The American company also unveiled its 2015 CSR results, as well as new five-year performance targets against its core CSR pillars – product, outdoors and community.
“Building on the legacy of our Earthkeepers collection, we're taking our commitment to making products responsibly to new heights,” said Stewart Whitney, President of Timberland. “With TEPS, we are setting environmental targets for all product categories, not just one collection. With this increased focus, we aim to reduce the environmental impact of virtually every product we make -- across footwear, apparel and accessories. Over time, as our business continues to grow, this has the power to make a big difference.”
Beyond product, Timberland has also set aggressive targets against its community and outdoor pillars, it said in a press release.
According to its 2020 Product Goals, 100 per cent of footwear should include at least one material containing recycled, organic or renewable (ROR) content.
One hundred per cent of footwear and outerwear leather should be sourced from tanneries that have earned a Gold or Silver rating from the Leather Working Group for following environmental best practices.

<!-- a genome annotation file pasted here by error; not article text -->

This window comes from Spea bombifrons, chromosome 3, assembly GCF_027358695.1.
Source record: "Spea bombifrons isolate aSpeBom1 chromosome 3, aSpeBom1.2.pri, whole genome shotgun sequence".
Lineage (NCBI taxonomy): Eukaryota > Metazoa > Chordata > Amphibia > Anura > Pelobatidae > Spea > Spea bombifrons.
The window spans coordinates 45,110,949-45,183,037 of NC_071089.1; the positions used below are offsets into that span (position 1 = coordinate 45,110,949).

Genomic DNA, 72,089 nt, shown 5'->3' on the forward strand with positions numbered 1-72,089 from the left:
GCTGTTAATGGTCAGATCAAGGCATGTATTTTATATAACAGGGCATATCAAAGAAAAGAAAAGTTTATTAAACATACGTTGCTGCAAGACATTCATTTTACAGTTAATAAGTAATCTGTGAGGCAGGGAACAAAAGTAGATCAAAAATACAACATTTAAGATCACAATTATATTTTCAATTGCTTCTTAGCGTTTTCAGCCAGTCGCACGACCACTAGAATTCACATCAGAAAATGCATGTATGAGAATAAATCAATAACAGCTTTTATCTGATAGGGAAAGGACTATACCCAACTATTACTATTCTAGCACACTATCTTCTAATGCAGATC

One hundred percent of apparel cotton should come from organic, US-origin or Better Cotton Initiative–certified sources while footwear and apparel must be PVC-free.
Its 2020 Outdoors Goals includes planting ten million trees (cumulatively, since 2001), new commitment to create and restore urban outdoor spaces and ensuring that 50 per cent of energy in Timberland-operated facilities comes from renewable sources such as on-site wind and solar power and renewable energy credits.
The 2020 Community Goals states that employees reach 1.5 million cumulative hours served in their communities as part of the company's Path of Service programme.
Eighty per cent of Timberland employees will need to engage in community service via Path of Service programme.
Timberland's 2015 CSR performance results are a powerful demonstration of the brand's continued commitment to sustainability against its three key pillars of product, outdoors and community.